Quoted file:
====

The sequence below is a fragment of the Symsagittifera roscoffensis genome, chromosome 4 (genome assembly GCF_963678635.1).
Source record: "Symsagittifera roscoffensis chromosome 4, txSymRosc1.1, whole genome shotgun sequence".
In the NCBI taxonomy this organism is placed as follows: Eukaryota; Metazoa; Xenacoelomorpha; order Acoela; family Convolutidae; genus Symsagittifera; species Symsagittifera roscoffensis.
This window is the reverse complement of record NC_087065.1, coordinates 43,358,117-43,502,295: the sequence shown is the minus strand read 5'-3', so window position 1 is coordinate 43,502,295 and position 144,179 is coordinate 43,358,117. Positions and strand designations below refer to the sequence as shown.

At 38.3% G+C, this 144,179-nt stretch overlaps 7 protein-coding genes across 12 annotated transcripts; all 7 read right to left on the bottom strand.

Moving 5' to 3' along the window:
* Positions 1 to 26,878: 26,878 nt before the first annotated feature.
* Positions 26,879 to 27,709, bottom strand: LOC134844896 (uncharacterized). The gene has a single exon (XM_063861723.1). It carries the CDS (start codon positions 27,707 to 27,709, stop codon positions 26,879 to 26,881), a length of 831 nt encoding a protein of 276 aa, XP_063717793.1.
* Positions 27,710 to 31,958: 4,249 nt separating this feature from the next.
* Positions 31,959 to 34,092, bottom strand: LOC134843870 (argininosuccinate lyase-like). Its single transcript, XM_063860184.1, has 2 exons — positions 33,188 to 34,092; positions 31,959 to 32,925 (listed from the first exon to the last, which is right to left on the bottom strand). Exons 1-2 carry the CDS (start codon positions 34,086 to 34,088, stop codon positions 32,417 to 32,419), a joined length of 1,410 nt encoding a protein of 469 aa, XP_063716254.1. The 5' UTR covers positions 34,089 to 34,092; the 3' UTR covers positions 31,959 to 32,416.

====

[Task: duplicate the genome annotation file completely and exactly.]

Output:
The sequence below is a fragment of the Symsagittifera roscoffensis genome, chromosome 4 (genome assembly GCF_963678635.1).
Source record: "Symsagittifera roscoffensis chromosome 4, txSymRosc1.1, whole genome shotgun sequence".
In the NCBI taxonomy this organism is placed as follows: Eukaryota; Metazoa; Xenacoelomorpha; order Acoela; family Convolutidae; genus Symsagittifera; species Symsagittifera roscoffensis.
This window is the reverse complement of record NC_087065.1, coordinates 43,358,117-43,502,295: the sequence shown is the minus strand read 5'-3', so window position 1 is coordinate 43,502,295 and position 144,179 is coordinate 43,358,117. Positions and strand designations below refer to the sequence as shown.

At 38.3% G+C, this 144,179-nt stretch overlaps 7 protein-coding genes across 12 annotated transcripts; all 7 read right to left on the bottom strand.

Moving 5' to 3' along the window:
* Positions 1 to 26,878: 26,878 nt before the first annotated feature.
* Positions 26,879 to 27,709, bottom strand: LOC134844896 (uncharacterized). The gene has a single exon (XM_063861723.1). It carries the CDS (start codon positions 27,707 to 27,709, stop codon positions 26,879 to 26,881), a length of 831 nt encoding a protein of 276 aa, XP_063717793.1.
* Positions 27,710 to 31,958: 4,249 nt separating this feature from the next.
* Positions 31,959 to 34,092, bottom strand: LOC134843870 (argininosuccinate lyase-like). Its single transcript, XM_063860184.1, has 2 exons — positions 33,188 to 34,092; positions 31,959 to 32,925 (listed from the first exon to the last, which is right to left on the bottom strand). Exons 1-2 carry the CDS (start codon positions 34,086 to 34,088, stop codon positions 32,417 to 32,419), a joined length of 1,410 nt encoding a protein of 469 aa, XP_063716254.1. The 5' UTR covers positions 34,089 to 34,092; the 3' UTR covers positions 31,959 to 32,416.